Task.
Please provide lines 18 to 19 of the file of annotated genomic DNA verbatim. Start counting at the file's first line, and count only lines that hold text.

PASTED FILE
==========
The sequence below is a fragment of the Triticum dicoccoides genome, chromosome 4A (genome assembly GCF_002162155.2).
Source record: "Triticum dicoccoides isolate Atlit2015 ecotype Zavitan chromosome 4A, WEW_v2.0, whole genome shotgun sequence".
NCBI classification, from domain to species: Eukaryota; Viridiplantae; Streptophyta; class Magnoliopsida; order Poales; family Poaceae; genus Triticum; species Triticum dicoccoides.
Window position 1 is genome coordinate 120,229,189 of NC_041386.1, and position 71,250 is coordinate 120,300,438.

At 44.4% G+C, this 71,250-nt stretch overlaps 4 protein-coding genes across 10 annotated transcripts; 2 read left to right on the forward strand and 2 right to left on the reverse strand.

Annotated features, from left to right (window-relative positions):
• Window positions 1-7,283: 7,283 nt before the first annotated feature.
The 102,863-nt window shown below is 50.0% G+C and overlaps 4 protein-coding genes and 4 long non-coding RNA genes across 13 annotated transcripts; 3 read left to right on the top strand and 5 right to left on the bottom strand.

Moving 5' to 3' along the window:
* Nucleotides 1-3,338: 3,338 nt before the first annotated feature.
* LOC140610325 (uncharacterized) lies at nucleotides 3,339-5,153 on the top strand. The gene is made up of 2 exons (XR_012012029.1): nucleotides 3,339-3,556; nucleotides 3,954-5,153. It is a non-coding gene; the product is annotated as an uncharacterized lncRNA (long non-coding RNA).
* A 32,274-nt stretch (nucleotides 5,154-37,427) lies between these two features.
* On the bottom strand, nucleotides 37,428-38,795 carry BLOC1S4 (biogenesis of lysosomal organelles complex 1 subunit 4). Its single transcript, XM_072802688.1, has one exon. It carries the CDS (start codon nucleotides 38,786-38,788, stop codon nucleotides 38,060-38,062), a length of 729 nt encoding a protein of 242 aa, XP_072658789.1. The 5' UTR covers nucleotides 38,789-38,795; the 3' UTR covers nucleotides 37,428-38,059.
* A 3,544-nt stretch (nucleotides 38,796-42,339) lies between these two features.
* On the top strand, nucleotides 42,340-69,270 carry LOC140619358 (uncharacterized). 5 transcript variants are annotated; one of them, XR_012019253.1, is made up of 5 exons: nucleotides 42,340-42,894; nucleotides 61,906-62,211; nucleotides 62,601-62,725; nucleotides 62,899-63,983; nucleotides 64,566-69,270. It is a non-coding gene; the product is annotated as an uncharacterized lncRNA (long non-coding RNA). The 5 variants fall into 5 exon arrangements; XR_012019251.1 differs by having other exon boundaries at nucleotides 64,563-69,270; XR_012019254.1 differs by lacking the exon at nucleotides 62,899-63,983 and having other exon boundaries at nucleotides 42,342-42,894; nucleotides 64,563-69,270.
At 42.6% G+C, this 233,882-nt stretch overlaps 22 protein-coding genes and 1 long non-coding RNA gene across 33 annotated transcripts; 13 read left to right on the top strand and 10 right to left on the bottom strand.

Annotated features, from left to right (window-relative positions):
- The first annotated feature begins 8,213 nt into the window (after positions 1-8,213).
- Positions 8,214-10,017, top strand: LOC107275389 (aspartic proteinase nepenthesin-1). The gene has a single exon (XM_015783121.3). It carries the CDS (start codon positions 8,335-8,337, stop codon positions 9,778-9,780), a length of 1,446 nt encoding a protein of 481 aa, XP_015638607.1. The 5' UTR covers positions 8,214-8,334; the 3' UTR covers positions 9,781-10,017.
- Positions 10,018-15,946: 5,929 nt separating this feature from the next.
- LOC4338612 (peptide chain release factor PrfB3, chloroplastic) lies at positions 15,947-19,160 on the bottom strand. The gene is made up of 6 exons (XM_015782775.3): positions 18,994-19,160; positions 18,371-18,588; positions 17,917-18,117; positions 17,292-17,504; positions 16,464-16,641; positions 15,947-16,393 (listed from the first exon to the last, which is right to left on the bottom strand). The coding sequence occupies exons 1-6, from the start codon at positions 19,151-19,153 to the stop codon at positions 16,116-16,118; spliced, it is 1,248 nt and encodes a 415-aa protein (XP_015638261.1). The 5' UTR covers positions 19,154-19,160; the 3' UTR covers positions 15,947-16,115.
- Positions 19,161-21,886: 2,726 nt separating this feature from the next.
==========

- The first annotated feature begins 8,213 nt into the window (after positions 1-8,213).
- Positions 8,214-10,017, top strand: LOC107275389 (aspartic proteinase nepenthesin-1). The gene has a single exon (XM_015783121.3). It carries the CDS (start codon positions 8,335-8,337, stop codon positions 9,778-9,780), a length of 1,446 nt encoding a protein of 481 aa, XP_015638607.1. The 5' UTR covers positions 8,214-8,334; the 3' UTR covers positions 9,781-10,017.